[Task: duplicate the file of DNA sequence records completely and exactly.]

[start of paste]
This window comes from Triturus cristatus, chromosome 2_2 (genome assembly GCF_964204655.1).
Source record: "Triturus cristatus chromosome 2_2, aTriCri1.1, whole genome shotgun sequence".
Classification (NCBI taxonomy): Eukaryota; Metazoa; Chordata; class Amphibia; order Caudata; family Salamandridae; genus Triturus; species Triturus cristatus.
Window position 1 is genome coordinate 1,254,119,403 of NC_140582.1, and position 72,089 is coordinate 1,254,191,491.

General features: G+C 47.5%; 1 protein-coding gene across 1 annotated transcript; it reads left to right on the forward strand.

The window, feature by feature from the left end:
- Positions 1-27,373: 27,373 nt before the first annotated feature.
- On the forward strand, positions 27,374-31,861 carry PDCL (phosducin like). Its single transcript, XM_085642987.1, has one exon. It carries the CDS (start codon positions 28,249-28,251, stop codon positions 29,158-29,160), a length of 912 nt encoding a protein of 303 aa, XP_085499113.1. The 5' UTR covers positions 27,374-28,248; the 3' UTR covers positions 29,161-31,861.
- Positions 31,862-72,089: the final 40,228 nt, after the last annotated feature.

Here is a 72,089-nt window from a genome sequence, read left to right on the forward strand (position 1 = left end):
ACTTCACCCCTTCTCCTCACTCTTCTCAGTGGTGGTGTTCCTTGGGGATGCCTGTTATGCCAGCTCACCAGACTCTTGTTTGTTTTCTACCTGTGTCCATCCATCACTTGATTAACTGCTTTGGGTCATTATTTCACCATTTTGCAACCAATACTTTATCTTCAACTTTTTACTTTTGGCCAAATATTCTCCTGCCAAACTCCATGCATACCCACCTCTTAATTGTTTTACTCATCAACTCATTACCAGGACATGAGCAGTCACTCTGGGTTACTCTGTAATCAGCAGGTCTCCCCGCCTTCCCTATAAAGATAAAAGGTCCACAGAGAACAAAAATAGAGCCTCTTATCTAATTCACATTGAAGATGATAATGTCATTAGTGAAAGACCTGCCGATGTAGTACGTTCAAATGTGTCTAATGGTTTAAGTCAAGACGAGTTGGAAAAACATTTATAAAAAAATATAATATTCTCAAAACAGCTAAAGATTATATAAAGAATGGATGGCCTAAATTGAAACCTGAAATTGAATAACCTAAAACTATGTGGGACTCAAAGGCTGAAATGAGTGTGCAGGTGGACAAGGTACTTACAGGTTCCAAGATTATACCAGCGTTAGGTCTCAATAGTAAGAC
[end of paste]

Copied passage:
This window comes from Triturus cristatus, chromosome 2_2 (genome assembly GCF_964204655.1).
Source record: "Triturus cristatus chromosome 2_2, aTriCri1.1, whole genome shotgun sequence".
Classification (NCBI taxonomy): Eukaryota; Metazoa; Chordata; class Amphibia; order Caudata; family Salamandridae; genus Triturus; species Triturus cristatus.
Window position 1 is genome coordinate 1,254,119,403 of NC_140582.1, and position 72,089 is coordinate 1,254,191,491.

General features: G+C 47.5%; 1 protein-coding gene across 1 annotated transcript; it reads left to right on the forward strand.

The window, feature by feature from the left end:
- Positions 1-27,373: 27,373 nt before the first annotated feature.
- On the forward strand, positions 27,374-31,861 carry PDCL (phosducin like). Its single transcript, XM_085642987.1, has one exon. It carries the CDS (start codon positions 28,249-28,251, stop codon positions 29,158-29,160), a length of 912 nt encoding a protein of 303 aa, XP_085499113.1. The 5' UTR covers positions 27,374-28,248; the 3' UTR covers positions 29,161-31,861.
- Positions 31,862-72,089: the final 40,228 nt, after the last annotated feature.

Here is a 72,089-nt window from a genome sequence, read left to right on the forward strand (position 1 = left end):
ACTTCACCCCTTCTCCTCACTCTTCTCAGTGGTGGTGTTCCTTGGGGATGCCTGTTATGCCAGCTCACCAGACTCTTGTTTGTTTTCTACCTGTGTCCATCCATCACTTGATTAACTGCTTTGGGTCATTATTTCACCATTTTGCAACCAATACTTTATCTTCAACTTTTTACTTTTGGCCAAATATTCTCCTGCCAAACTCCATGCATACCCACCTCTTAATTGTTTTACTCATCAACTCATTACCAGGACATGAGCAGTCACTCTGGGTTACTCTGTAATCAGCAGGTCTCCCCGCCTTCCCTATAAAGATAAAAGGTCCACAGAGAACAAAAATAGAGCCTCTTATCTAATTCACATTGAAGATGATAATGTCATTAGTGAAAGACCTGCCGATGTAGTACGTTCAAATGTGTCTAATGGTTTAAGTCAAGACGAGTTGGAAAAACATTTATAAAAAAATATAATATTCTCAAAACAGCTAAAGATTATATAAAGAATGGATGGCCTAAATTGAAACCTGAAATTGAATAACCTAAAACTATGTGGGACTCAAAGGCTGAAATGAGTGTGCAGGTGGACAAGGTACTTACAGGTTCCAAGATTATACCAGCGTTAGGTCTCAATAGTAAGAC